US halves diplomatic staff in Cuba

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WASHINGTON, D.C.: The United States said Friday (Saturday in Manila) it is withdrawing more than half the personnel from its embassy in Cuba in response to mysterious attacks that have sickened diplomatic staffers, in a new blow to fragile relations between the former Cold War foes.

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In announcing the move, Secretary of State Rex Tillerson said Washington would maintain relations with Havana—which were only fully restored in 2015, and which have deteriorated since President Donald Trump took office in January.

“Cuba has told us it will continue to investigate these attacks and we will continue to cooperate with them in this effort,” Tillerson said in a statement.

“We maintain diplomatic relations with Cuba, and our work in Cuba continues to be guided by the national security and foreign policy interests of the United States.”

The attacks of an unknown nature have targeted at least 21 US embassy staff in Havana over the past few months, Tillerson said.

Those affected have exhibited physical symptoms including ear complaints, hearing loss, dizziness, headache, fatigue, cognitive issues, and difficulty sleeping, he added.

“The health, safety, and well-being of our embassy community is our greatest concern. We will continue to aggressively investigate these attacks until the matter is resolved,” Tillerson said.

Routine visa operations will be suspended indefinitely in response to the attacks, a senior State Department official said.

Cuba reacted by calling the US move hasty, and said it would affect bilateral relations.

Still, Cuba wants to work with the United States to resolve this case, said the head of North American affairs at Cuba’s foreign ministry, Josefina Vidal, quoted on state television.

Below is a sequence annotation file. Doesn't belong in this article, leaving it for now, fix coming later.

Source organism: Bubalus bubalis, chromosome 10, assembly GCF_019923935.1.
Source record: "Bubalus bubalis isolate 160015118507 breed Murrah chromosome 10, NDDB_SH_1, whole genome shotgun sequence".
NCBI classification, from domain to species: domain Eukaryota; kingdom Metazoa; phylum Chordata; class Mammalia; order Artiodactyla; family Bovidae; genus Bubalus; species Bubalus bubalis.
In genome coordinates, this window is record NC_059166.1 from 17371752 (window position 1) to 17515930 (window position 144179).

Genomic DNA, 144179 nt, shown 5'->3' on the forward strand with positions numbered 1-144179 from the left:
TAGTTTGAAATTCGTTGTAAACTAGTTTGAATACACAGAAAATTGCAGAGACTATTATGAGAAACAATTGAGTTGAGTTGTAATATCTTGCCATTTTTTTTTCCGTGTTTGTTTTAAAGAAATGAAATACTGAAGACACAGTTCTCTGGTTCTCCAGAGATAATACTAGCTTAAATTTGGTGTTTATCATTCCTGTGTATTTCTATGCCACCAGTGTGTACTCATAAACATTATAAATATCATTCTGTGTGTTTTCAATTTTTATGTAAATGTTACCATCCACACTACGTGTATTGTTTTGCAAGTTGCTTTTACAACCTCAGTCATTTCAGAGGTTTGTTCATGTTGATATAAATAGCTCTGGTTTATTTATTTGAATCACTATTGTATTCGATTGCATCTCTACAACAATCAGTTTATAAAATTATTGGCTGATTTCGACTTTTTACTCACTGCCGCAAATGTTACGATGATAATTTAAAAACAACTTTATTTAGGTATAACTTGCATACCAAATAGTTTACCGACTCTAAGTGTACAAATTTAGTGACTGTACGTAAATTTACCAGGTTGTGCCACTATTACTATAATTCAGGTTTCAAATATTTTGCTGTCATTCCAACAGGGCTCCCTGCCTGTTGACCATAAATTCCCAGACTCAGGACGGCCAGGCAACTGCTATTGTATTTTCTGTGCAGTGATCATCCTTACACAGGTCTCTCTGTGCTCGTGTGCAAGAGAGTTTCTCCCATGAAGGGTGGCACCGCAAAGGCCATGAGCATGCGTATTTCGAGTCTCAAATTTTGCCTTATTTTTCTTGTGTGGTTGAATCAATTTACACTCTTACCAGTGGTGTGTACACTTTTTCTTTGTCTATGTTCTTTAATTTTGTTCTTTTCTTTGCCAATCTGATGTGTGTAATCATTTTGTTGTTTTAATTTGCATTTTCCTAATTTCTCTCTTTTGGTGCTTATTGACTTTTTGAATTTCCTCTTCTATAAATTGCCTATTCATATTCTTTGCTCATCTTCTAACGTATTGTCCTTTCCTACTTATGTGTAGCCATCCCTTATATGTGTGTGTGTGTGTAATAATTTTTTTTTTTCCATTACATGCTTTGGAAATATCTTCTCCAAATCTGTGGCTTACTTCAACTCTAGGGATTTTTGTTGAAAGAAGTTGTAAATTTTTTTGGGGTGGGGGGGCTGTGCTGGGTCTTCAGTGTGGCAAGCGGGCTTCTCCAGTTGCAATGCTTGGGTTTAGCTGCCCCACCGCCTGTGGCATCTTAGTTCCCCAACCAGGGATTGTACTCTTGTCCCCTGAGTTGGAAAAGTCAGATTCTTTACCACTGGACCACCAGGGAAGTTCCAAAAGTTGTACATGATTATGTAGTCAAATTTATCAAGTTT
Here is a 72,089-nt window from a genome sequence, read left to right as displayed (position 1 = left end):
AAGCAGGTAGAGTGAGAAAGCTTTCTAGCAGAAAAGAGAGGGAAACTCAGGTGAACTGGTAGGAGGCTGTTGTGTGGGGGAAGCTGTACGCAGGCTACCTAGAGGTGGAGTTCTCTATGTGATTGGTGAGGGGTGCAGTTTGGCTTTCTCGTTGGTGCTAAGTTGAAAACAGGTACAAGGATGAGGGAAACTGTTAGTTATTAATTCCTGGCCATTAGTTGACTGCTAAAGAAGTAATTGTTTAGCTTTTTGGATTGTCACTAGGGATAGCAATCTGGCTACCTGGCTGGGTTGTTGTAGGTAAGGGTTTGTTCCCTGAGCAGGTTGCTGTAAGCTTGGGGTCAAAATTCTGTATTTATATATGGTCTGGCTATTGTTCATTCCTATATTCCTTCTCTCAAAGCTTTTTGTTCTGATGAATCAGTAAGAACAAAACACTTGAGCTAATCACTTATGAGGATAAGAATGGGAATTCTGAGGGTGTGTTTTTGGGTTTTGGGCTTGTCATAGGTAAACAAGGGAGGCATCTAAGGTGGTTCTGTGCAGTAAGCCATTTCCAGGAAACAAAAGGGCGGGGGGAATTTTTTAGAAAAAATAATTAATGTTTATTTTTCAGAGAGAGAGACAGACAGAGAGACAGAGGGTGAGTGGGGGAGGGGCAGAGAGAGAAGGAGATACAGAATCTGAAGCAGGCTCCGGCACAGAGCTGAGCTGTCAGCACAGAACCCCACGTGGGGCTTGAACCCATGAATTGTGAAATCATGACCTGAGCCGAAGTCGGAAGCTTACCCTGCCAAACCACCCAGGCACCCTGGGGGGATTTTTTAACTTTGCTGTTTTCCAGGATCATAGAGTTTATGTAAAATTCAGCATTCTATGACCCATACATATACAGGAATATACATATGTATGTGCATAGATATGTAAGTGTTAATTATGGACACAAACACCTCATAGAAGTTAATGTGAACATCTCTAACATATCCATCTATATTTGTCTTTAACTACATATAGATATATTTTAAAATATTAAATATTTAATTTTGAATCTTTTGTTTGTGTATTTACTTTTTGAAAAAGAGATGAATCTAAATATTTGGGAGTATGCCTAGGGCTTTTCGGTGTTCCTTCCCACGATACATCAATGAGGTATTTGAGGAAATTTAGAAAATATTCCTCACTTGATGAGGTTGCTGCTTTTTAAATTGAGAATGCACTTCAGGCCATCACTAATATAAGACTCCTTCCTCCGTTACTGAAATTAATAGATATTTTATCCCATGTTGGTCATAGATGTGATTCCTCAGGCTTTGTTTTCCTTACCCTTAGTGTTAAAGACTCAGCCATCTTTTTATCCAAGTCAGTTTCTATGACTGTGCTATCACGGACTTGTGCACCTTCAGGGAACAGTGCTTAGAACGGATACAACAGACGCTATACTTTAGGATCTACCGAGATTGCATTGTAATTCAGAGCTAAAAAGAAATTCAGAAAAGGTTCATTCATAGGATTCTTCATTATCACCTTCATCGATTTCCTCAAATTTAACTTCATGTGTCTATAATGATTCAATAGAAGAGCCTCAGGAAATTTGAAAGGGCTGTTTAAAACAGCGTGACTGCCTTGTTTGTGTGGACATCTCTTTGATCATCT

“The Cuban government has no responsibility in this case and strictly respects its obligations under the Vienna Convention” governing the protection of diplomats as well as their families, she added.

‘No definitive answer’
US officials had previously told reporters they believed some kind of inaudible sound weapon was used on American staff either inside or outside their residences in Havana.

Canadians in Cuba have also been impacted, with a source close to that country’s embassy telling Agence France-Presse that more than five families were affected, including several children.

US suspicions were first aroused in late 2016, but Washington waited until August 2017 to announce that several of its embassy employees had fallen victim to mystery health problems.

Questions linger over whether they are the result of targeted attacks, sabotage, or an accident.

Washington has not accused Cuba of being behind the incidents, but has repeatedly warned that Havana is responsible for the safety of foreign envoys on its soil.

The US expelled two Cuban diplomats in May and Tillerson has raised the possibility of closing the American mission in Cuba altogether over the issue.

Cuban Foreign Minister Bruno Rodriguez Parrilla said last week the country has found no evidence to support US claims that diplomats were harmed due to attacks.

It is unclear who would have carried out such an attack, and for what ends.

Numerous observers doubt that Cuba would have risked antagonizing its neighbors at the end of 2016—when relations between the former Cold War enemies were thawing, before they deteriorated under Trump.

Likewise with Canada, the biggest source of big-spending tourists to Cuba. According to Canadian diplomats, Ottawa does not suspect senior Cuban officials of involvement.

Accidental?
Rumors are rife on both sides of the Florida Strait, including of a plot by rogue Cuban agents aiming to derail rapprochement with Washington.

Others suspect a third country with the same aims, such as Russia or North Korea.

The most common hypothesis is that the health issues may be purely accidental, an unfortunate consequence of defective and outdated listening systems—a theory reinforced by Cuba’s reputation for having “big ears.”

Several experts undermine that view however, saying eavesdropping syst ems are typically receptors, and not emitters, of signals. And, according to US media, investigators have turned up nothing suspicious in meticulous searches of the victims’ residences.

AFP

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